INDIANAPOLIS — When Mike Zimmer took a brief moment Thursday during his 20-minute media session to lament criticism over the Vikings drafting cornerback Mike Hughes in last year’s first round instead of an offensive lineman, a reporter threw out Hughes was playing well before his season-ending knee injury.
“Yeah, he was,” Zimmer said. “I didn’t have anything to do with the pick. Rick [Spielman] came up to me and said, ‘Hey, if so and so isn’t there, are you O.K. if I pick Hughes?’ And I’m like, ‘Yeah.’ But they act like ah, I’ve got to have a corner.”
Oh, by the way, how is Hughes’ recovery?
“Yeah, I’m not sure,” Zimmer said. “I have an idea. You know, most ACLs, it may be a little longer. I don’t know. He’s doing great. He really is. It’s really hard to tell until you see him run and all that and how much longer he’s got to go.”
With agile feet and a sharp mind, Hughes quickly became a factor for the Vikings last summer when he started siphoning first-team nickel reps from Mackensie Alexander in training camp. He immediately earned a role in the defense, returning an interception for a touchdown in his NFL debut. Then his Week 6 injury derailed a promising rookie season. Hughes tore the ACL in his left knee while defending Cardinals receiver Larry Fitzgerald Jr. He said in December the injury was a clean tear with no other ligament damage.
Now Hughes’ recovery is a factor in the Vikings’ immediate future at cornerback, where rumors swirled in February about starters Xavier Rhodes and Trae Waynes being on the trading block. These rumors have not been independently verified by the Star Tribune.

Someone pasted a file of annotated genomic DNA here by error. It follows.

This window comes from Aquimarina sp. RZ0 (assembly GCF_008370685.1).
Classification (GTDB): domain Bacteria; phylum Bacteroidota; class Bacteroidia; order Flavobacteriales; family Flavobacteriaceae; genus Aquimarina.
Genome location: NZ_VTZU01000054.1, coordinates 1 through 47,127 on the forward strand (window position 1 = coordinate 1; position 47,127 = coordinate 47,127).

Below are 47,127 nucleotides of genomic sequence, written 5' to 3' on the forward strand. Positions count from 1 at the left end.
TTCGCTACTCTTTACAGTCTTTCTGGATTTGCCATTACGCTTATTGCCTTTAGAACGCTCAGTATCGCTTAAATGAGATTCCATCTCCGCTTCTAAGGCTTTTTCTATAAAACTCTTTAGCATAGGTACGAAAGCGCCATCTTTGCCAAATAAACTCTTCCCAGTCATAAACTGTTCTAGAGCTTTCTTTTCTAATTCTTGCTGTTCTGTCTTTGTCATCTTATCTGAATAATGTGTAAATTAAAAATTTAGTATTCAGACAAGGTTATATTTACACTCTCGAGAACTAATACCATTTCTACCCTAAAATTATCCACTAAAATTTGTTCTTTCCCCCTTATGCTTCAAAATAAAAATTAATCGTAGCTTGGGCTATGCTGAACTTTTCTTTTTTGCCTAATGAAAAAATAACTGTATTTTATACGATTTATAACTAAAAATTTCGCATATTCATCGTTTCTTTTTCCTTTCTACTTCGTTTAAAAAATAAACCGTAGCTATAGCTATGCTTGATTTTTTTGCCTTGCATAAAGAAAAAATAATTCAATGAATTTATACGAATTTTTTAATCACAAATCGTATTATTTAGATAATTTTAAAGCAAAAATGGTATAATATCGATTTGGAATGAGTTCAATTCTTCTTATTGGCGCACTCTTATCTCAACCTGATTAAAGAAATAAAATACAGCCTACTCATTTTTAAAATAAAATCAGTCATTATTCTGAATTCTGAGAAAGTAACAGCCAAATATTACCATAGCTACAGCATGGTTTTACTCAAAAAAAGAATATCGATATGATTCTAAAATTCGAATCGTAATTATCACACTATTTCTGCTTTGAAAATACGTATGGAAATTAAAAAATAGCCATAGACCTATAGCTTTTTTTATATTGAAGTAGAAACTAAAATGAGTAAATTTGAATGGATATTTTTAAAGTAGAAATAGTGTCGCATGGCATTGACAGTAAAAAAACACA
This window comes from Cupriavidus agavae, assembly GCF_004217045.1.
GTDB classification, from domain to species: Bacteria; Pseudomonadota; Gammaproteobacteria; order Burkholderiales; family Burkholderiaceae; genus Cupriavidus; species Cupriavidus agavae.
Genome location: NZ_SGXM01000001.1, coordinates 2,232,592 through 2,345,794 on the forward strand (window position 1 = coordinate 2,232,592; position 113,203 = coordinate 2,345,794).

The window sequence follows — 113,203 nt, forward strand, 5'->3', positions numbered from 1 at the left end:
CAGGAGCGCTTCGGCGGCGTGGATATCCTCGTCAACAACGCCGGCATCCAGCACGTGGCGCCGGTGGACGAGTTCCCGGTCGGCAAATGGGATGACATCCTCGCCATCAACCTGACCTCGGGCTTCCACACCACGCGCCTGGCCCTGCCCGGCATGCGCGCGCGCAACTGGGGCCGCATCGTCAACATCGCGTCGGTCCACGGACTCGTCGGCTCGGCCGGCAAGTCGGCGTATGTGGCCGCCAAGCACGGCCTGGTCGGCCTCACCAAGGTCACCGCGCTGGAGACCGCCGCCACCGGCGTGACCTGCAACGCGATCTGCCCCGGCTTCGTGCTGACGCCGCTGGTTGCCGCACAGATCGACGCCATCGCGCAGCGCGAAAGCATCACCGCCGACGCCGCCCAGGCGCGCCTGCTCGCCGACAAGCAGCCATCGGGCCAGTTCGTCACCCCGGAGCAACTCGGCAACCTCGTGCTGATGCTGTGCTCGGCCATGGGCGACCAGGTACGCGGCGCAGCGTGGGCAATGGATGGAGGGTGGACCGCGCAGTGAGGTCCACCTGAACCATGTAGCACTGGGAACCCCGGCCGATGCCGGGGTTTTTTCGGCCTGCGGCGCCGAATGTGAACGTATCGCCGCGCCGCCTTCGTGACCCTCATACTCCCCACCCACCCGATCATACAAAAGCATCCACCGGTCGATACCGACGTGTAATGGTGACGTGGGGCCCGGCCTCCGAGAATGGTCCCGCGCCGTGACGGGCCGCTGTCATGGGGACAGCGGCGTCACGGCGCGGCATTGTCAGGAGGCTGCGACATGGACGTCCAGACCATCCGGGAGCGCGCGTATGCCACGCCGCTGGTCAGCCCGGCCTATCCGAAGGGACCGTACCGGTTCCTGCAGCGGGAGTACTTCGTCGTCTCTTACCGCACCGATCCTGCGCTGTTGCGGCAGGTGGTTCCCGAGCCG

Zimmer was noncommittal when asked whether Hughes will be ready for the Vikings’ season opener in September, more than 10 months removed from his injury.
“Yeah, I don’t know,” Zimmer said. “I hope so. I don’t know.”
The Vikings have “an idea” of Hughes’ timeline, according to Zimmer, whom a year ago at the combine said he expected running back Dalvin Cook to possibly be ready for spring drills.
Hughes’ injury happened about two weeks after the one-year anniversary of Cook’s torn ACL. Cook was cleared for team drills by June, eased into live action during training camp, got his feet wet in the preseason and had 22 touches in the season opener.
While it’s too early to read much into Zimmer’s comments about Hughes, the ongoing recovery is worth noting when considering the Vikings’ depth at cornerback and whether it’ll be thinned. Should Rhodes or Waynes, whose $9 million salary isn’t guaranteed until March 13, get moved, the Vikings would likely have to rely on Holton Hill in a starting role.
Hill showed promise in three starts last season, but depth gets tested early and often as Zimmer knows.
“For some reason, they get hurt, so you have to have a lot of those guys,” Zimmer said when asked about hybrid defensive backs. “Because a lot of these games come down to coverage and how well they can play. That position is extremely important. You always want them big, long arms, can run, those kinds of things, but they’re not always like that. Find the best guys you can find.”